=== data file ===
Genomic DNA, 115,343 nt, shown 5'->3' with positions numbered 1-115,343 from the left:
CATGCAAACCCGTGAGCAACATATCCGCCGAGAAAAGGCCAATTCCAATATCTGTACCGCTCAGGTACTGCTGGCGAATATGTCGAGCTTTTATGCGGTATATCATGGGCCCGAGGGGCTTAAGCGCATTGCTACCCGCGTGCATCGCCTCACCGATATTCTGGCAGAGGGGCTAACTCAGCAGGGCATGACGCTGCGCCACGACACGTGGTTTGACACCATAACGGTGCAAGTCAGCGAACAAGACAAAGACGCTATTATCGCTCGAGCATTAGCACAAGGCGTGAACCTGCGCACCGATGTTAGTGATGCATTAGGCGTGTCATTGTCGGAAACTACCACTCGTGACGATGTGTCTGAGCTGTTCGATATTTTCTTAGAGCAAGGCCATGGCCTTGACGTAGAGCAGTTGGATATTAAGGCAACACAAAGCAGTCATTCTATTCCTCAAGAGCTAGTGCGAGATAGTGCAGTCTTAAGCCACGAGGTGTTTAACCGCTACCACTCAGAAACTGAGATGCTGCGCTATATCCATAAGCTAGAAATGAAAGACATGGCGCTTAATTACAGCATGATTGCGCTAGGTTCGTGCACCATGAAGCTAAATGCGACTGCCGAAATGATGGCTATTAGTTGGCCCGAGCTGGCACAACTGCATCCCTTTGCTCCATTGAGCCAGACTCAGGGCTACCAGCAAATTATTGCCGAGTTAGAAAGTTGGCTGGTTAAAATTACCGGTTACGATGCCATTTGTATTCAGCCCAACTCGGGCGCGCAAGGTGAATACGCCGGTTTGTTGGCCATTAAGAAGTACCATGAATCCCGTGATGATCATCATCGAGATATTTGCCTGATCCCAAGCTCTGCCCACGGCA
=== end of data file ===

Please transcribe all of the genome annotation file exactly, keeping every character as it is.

Genomic DNA, 115,343 nt, shown 5'->3' with positions numbered 1-115,343 from the left:
CATGCAAACCCGTGAGCAACATATCCGCCGAGAAAAGGCCAATTCCAATATCTGTACCGCTCAGGTACTGCTGGCGAATATGTCGAGCTTTTATGCGGTATATCATGGGCCCGAGGGGCTTAAGCGCATTGCTACCCGCGTGCATCGCCTCACCGATATTCTGGCAGAGGGGCTAACTCAGCAGGGCATGACGCTGCGCCACGACACGTGGTTTGACACCATAACGGTGCAAGTCAGCGAACAAGACAAAGACGCTATTATCGCTCGAGCATTAGCACAAGGCGTGAACCTGCGCACCGATGTTAGTGATGCATTAGGCGTGTCATTGTCGGAAACTACCACTCGTGACGATGTGTCTGAGCTGTTCGATATTTTCTTAGAGCAAGGCCATGGCCTTGACGTAGAGCAGTTGGATATTAAGGCAACACAAAGCAGTCATTCTATTCCTCAAGAGCTAGTGCGAGATAGTGCAGTCTTAAGCCACGAGGTGTTTAACCGCTACCACTCAGAAACTGAGATGCTGCGCTATATCCATAAGCTAGAAATGAAAGACATGGCGCTTAATTACAGCATGATTGCGCTAGGTTCGTGCACCATGAAGCTAAATGCGACTGCCGAAATGATGGCTATTAGTTGGCCCGAGCTGGCACAACTGCATCCCTTTGCTCCATTGAGCCAGACTCAGGGCTACCAGCAAATTATTGCCGAGTTAGAAAGTTGGCTGGTTAAAATTACCGGTTACGATGCCATTTGTATTCAGCCCAACTCGGGCGCGCAAGGTGAATACGCCGGTTTGTTGGCCATTAAGAAGTACCATGAATCCCGTGATGATCATCATCGAGATATTTGCCTGATCCCAAGCTCTGCCCACGGCA